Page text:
Yes, I know I did not handle this very well but I am learning from my mistakes. My question to you guys is, with him asking me to cover up, especially that he was the owner of the establishment, is a request to cover the same situation as if they had 'no gun signs' posted and they asked me to leave?

I am very confused on when/if I am requested to cover up a gun, what exactly my requirements or obligations when I am asked to cover up my firearm? I really could use some expert advice on this one guys. How can I handle this better should I encounter this again in the future?

Thank you so much for any help and guidance you can provide.
Doug
First, forgive my attempt to separate your long dialogue into something I could read a bit easier, I hope I was able to maintain some semblance of your intended continuity of thought.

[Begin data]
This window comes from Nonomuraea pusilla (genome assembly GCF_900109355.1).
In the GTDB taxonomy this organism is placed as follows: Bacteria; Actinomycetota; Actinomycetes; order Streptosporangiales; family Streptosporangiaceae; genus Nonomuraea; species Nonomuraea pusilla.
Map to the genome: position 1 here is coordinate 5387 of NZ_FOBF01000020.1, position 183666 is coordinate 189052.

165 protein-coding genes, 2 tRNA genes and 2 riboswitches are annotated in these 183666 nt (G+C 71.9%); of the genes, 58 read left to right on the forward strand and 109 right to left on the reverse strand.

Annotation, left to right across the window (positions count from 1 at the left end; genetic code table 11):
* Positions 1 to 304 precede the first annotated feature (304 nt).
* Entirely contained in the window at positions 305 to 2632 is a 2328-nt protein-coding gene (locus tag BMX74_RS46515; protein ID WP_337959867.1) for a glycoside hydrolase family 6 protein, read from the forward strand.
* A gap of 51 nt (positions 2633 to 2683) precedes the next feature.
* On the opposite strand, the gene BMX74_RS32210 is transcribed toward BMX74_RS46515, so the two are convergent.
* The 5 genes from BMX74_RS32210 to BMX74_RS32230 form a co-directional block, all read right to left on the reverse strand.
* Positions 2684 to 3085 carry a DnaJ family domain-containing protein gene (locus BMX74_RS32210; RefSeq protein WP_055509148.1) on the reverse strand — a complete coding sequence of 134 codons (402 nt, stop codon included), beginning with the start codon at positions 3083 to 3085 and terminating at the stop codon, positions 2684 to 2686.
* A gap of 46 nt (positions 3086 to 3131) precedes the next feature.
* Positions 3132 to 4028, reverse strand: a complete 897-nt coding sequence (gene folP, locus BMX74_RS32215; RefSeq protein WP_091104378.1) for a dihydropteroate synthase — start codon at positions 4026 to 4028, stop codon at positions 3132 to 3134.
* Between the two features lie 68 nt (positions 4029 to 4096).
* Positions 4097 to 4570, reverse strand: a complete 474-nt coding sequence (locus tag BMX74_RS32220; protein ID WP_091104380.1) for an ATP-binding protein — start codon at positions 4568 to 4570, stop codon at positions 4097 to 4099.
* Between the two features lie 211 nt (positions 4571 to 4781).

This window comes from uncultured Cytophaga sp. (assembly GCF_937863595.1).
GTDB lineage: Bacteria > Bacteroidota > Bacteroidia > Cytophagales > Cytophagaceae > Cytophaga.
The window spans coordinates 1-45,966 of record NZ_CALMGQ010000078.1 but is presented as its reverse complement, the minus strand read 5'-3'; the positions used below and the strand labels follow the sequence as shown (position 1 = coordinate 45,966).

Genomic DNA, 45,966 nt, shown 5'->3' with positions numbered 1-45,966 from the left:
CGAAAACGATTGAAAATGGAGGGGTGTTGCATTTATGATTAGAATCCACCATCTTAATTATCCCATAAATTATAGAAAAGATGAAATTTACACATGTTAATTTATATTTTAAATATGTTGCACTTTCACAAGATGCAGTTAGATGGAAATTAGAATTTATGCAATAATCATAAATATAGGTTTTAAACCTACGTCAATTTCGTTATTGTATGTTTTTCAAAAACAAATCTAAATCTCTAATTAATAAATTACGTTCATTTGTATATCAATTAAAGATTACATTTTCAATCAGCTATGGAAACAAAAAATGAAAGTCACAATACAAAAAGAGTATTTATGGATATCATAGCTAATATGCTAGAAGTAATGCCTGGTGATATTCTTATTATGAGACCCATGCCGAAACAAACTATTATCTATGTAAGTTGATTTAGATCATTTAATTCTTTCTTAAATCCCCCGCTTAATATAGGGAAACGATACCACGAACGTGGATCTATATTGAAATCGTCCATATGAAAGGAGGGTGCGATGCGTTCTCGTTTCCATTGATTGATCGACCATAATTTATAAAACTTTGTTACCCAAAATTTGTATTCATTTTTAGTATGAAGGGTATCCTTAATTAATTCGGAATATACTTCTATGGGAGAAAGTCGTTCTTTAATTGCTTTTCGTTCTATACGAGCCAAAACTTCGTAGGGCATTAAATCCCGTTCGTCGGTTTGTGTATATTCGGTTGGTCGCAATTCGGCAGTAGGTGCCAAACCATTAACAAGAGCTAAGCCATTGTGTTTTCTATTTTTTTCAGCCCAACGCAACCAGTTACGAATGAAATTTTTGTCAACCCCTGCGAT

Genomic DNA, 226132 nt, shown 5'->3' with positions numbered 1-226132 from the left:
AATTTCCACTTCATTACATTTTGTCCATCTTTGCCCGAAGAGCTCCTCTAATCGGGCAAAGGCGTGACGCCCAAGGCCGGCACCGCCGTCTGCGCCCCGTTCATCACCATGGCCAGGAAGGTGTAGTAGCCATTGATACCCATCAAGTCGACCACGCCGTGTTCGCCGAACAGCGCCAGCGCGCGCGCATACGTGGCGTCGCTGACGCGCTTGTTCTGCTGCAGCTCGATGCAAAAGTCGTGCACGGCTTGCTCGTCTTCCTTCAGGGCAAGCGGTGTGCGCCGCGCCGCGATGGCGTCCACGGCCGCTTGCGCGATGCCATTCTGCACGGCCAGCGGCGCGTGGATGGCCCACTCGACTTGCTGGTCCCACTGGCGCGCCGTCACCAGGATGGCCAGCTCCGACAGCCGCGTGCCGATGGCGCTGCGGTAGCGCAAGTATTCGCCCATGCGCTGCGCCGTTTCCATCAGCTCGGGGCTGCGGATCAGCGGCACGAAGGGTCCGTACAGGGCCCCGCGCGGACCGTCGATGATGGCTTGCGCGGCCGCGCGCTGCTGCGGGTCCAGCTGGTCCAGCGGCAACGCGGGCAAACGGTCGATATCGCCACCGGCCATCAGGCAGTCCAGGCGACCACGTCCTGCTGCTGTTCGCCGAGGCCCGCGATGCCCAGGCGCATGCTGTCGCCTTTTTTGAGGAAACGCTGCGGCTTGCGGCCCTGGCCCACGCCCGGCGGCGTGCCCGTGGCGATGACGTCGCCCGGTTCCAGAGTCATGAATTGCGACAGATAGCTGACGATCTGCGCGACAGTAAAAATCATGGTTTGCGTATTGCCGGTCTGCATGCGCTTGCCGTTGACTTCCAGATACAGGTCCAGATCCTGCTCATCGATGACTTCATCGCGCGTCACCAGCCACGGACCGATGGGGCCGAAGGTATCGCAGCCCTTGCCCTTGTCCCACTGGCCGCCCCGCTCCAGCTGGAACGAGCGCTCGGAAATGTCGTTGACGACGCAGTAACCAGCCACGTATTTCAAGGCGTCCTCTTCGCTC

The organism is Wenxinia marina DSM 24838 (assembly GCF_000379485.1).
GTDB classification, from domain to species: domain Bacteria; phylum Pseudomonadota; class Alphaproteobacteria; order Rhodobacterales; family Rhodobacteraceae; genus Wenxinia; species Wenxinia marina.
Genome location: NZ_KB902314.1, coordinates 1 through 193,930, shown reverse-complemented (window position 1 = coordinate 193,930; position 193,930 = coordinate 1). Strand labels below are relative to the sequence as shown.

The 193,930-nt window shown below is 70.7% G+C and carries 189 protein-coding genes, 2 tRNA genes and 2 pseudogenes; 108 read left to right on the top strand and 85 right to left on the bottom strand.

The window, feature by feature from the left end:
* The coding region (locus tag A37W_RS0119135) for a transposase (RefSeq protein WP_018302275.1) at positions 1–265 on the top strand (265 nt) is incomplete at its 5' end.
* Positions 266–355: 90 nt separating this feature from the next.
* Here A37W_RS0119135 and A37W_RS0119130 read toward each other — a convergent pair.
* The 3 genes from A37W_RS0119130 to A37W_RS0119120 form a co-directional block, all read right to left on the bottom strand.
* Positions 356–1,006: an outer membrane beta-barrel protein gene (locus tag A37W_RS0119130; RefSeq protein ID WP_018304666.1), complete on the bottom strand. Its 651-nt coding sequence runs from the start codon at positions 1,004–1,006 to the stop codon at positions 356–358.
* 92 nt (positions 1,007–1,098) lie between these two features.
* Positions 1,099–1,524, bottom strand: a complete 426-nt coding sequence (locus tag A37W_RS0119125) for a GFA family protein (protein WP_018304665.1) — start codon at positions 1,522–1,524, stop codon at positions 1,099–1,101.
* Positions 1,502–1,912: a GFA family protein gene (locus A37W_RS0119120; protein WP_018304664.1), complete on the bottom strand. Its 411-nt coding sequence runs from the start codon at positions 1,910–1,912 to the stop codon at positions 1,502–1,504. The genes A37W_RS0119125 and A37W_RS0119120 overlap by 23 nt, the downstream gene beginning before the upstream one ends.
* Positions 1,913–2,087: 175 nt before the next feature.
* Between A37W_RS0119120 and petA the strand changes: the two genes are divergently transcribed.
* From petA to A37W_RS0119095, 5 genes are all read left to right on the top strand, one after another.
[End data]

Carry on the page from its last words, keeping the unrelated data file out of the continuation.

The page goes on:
Second, it wasn’t a mistake of your doing.

Third, as the owner, if that is initally how he approached you, then he dictates policy on his private property, signs posted notwithstanding. Personally, to mitigate the stressors and anxieties you stated you experienced from this particular incident, I would recommend you smile, ask for a refund, and leave after your refund is given to you. Once refund is in hand, graciously explain you and your family do not need the harassment at a place you have come to enjoy and relax at! Then leave.

While a number of factors could have caused this, they are not especially germane and do not mandate a ‘discussion’ between you and the owner as it serves no useful purpose except rile everyone up to say things in the heat of the moment. Asking for a refund from the owner will suffice at getting your point across as it hits in their pocketbook which makes a lasting impression.